Piece by piece, GE Healthcare is moving substantial parts of its operations away from Waukesha and Wisconsin, and it’s not a good thing to suffer erosion in a high tech, high export, high growth business.
Tom Hefty, who lives in Waukesha, served as interim Waukesha County executive and follows the state’s economy closely, sees the gradual exodus as a telltale that Wisconsin hasn’t been serious about supporting its most important industrial clusters. Here’s a recent e-mail from Hefty on the subject:
“This (exodus) is the worst Wisconsin development in my lifetime. It started in 2004 when GE moved its healthcare headquarters from Waukesha to London, England.
“Then GE opened its new research center in New York State. Now the X-ray team is moving to China.
“GE has sold off the land around its old Waukesha headquarters. The Information Systems building in the Milwaukee County Research Park, which opened in 2006, is well below capacity—and GE has only a short-term lease on that Wauwatosa property.
“According to Michael Porter’s recent analysis, the medical device cluster lead by GE is one of Wisconsin’s two leading high tech clusters. The other is information systems. GE is Wisconsin’s leading high tech exporter–for all industries.
“It is hard to believe—Jeff Immelt, the GE CEO lived in Waukesha for five years; GE held its stockholder annual meeting at the Waukesha County fair grounds in 2002; and Wisconsin was the GE Healthcare headquarters for 25 years. But Wisconsin’s political instability did in the GE relationship.
“Wisconsin literally intentionally disadvantaged GE on corporate taxes (combined reporting changes); on highway access for the new building; on UW’s failure to build research relationships; and then on disclosure of corporate information relating to the movie tax credit—among many other things.
“After Immelt left, the Milwaukee media felt compelled to publicize the price of his Waukesha house—roughly the price of the garage at his new Connecticut home. But in Milwaukee it was symbolic of corporate ‘excess.’
“I watch the Democratic attack ads on Milwaukee TV against rich people and corporations, and then I see GE slowly leaving the state. It is a sad day for Wisconsin. Not since Cray Computer left Wisconsin 20 years ago have we lost a market leading company in a growing high tech industry.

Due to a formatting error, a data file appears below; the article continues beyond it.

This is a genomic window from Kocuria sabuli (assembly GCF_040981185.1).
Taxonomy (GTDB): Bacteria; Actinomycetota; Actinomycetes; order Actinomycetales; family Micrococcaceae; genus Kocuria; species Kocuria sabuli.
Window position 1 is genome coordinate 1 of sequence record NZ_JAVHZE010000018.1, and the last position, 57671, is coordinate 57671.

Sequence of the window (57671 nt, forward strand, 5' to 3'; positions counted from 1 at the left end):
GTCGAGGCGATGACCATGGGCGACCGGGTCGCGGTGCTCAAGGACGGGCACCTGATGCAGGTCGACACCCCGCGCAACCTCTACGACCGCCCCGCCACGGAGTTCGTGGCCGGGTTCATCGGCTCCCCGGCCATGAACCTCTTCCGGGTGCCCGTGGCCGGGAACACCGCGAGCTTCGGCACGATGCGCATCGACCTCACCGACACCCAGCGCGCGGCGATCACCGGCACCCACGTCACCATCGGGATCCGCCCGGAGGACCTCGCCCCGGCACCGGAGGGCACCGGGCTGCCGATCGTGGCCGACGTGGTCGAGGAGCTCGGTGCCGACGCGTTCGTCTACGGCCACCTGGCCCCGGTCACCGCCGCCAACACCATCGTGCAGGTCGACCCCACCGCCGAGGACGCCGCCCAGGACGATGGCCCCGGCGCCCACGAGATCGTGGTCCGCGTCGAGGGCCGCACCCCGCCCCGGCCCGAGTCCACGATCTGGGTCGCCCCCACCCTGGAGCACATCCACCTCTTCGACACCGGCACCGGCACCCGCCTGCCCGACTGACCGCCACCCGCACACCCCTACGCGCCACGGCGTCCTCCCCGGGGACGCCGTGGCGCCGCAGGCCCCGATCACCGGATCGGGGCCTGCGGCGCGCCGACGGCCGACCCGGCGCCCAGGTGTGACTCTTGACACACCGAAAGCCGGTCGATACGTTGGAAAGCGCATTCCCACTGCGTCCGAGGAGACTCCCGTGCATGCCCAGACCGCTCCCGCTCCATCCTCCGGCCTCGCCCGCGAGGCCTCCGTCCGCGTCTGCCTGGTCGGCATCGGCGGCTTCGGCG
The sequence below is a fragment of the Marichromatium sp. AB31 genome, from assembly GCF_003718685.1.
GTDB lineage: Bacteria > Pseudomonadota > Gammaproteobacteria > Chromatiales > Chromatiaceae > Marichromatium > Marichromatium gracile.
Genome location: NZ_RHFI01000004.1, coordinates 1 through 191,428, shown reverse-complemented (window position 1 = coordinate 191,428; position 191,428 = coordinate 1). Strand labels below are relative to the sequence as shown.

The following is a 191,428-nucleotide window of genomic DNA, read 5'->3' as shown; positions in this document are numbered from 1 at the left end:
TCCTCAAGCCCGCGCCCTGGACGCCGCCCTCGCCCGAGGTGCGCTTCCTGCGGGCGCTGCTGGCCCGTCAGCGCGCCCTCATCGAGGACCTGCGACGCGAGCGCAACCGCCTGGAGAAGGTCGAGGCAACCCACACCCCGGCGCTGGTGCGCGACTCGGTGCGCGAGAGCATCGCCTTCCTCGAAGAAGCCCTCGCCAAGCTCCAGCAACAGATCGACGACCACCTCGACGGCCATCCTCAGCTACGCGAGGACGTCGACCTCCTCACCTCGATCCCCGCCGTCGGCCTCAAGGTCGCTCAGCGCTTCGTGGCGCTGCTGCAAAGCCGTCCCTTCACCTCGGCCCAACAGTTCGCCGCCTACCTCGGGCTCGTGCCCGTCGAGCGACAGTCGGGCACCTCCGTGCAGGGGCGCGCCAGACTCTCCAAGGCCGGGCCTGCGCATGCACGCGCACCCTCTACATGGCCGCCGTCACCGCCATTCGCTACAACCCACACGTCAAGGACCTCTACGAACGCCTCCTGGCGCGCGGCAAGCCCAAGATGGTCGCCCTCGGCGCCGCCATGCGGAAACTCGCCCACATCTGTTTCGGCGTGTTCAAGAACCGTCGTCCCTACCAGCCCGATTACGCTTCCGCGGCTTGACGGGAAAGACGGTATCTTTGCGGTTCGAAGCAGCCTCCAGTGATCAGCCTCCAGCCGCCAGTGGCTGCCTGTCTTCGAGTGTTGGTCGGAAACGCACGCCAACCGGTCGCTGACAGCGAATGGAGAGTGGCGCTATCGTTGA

“Immelt is head of Obama’s jobs task force—-and it seems apparent that Obama is not pushing to keep jobs in Wisconsin.”
Hefty added that there was a recommendation coming out of the first set of economic summits a decade ago that UW – Madison should connect to GE. Instead of putting its next research park near Waukesha, it went to Verona.
In fairness, Hefty points out that there have been some positive moves in terms of keeping GE Healthcare happy here. UW – Milwaukee will build its new engineering campus next to the Medical College of Wisconsin and GE’s Wauwatosa facility, and both institutions are working hard to connect more deeply with GE.
Further, the current legislature has made some moves that will help how GE — and other large manufacturers — look at the state. It has tweaked the combined reporting tax law, so that it may end up as a positive for some corporations based here. It passed a tax credit that offsets most of the state’s corporate income tax for manufacturers and agri-business. And it has passed business friendly laws that will help reduce undue corporate liabilities and will clarify future rule making.
Gov. Walker has visited GE Healthcare, and that also helps.
It is now time to move on a recommendation from the economic summit of 2010 that cluster councils be created across the state. About a dozen councils, meeting a couple times a year, would ensure that government, business, labor and education leaders stay in harmony of keeping our leading companies competitive from a Wisconsin base.